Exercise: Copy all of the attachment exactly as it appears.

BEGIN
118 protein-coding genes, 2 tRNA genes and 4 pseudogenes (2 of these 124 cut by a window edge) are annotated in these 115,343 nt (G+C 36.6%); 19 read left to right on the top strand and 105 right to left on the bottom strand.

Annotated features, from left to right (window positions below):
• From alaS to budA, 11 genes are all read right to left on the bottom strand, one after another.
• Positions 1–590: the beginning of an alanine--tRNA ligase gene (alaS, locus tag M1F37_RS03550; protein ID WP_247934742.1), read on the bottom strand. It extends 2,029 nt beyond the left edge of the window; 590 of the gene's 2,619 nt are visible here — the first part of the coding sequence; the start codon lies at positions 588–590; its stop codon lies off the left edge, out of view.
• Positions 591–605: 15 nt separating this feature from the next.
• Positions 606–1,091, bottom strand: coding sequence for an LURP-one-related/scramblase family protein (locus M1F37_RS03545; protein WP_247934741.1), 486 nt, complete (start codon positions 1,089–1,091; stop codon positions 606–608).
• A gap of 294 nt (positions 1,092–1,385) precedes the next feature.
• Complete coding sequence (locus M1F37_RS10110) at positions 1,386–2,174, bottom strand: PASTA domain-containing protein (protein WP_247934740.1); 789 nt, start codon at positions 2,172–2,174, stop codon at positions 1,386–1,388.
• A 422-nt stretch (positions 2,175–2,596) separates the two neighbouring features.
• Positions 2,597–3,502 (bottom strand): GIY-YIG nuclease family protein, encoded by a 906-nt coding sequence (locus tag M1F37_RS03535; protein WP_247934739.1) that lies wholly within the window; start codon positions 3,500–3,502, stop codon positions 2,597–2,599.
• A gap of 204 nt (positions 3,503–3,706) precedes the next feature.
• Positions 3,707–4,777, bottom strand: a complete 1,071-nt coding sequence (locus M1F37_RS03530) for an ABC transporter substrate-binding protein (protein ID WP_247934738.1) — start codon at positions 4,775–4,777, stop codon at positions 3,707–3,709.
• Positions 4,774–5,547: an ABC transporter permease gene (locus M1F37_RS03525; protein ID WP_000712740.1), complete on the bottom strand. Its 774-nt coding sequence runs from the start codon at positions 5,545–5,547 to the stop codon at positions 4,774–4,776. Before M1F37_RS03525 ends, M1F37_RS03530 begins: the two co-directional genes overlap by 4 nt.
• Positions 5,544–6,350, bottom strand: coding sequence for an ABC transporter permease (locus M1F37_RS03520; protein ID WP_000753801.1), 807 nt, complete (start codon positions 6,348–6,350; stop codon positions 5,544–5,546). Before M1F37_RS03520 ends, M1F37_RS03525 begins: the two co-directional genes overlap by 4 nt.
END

118 protein-coding genes, 2 tRNA genes and 4 pseudogenes (2 of these 124 cut by a window edge) are annotated in these 115,343 nt (G+C 36.6%); 19 read left to right on the top strand and 105 right to left on the bottom strand.

Annotated features, from left to right (window positions below):
• From alaS to budA, 11 genes are all read right to left on the bottom strand, one after another.
• Positions 1–590: the beginning of an alanine--tRNA ligase gene (alaS, locus tag M1F37_RS03550; protein ID WP_247934742.1), read on the bottom strand. It extends 2,029 nt beyond the left edge of the window; 590 of the gene's 2,619 nt are visible here — the first part of the coding sequence; the start codon lies at positions 588–590; its stop codon lies off the left edge, out of view.
• Positions 591–605: 15 nt separating this feature from the next.
• Positions 606–1,091, bottom strand: coding sequence for an LURP-one-related/scramblase family protein (locus M1F37_RS03545; protein WP_247934741.1), 486 nt, complete (start codon positions 1,089–1,091; stop codon positions 606–608).
• A gap of 294 nt (positions 1,092–1,385) precedes the next feature.
• Complete coding sequence (locus M1F37_RS10110) at positions 1,386–2,174, bottom strand: PASTA domain-containing protein (protein WP_247934740.1); 789 nt, start codon at positions 2,172–2,174, stop codon at positions 1,386–1,388.
• A 422-nt stretch (positions 2,175–2,596) separates the two neighbouring features.
• Positions 2,597–3,502 (bottom strand): GIY-YIG nuclease family protein, encoded by a 906-nt coding sequence (locus tag M1F37_RS03535; protein WP_247934739.1) that lies wholly within the window; start codon positions 3,500–3,502, stop codon positions 2,597–2,599.
• A gap of 204 nt (positions 3,503–3,706) precedes the next feature.
• Positions 3,707–4,777, bottom strand: a complete 1,071-nt coding sequence (locus M1F37_RS03530) for an ABC transporter substrate-binding protein (protein ID WP_247934738.1) — start codon at positions 4,775–4,777, stop codon at positions 3,707–3,709.
• Positions 4,774–5,547: an ABC transporter permease gene (locus M1F37_RS03525; protein ID WP_000712740.1), complete on the bottom strand. Its 774-nt coding sequence runs from the start codon at positions 5,545–5,547 to the stop codon at positions 4,774–4,776. Before M1F37_RS03525 ends, M1F37_RS03530 begins: the two co-directional genes overlap by 4 nt.
• Positions 5,544–6,350, bottom strand: coding sequence for an ABC transporter permease (locus M1F37_RS03520; protein ID WP_000753801.1), 807 nt, complete (start codon positions 6,348–6,350; stop codon positions 5,544–5,546). Before M1F37_RS03520 ends, M1F37_RS03525 begins: the two co-directional genes overlap by 4 nt.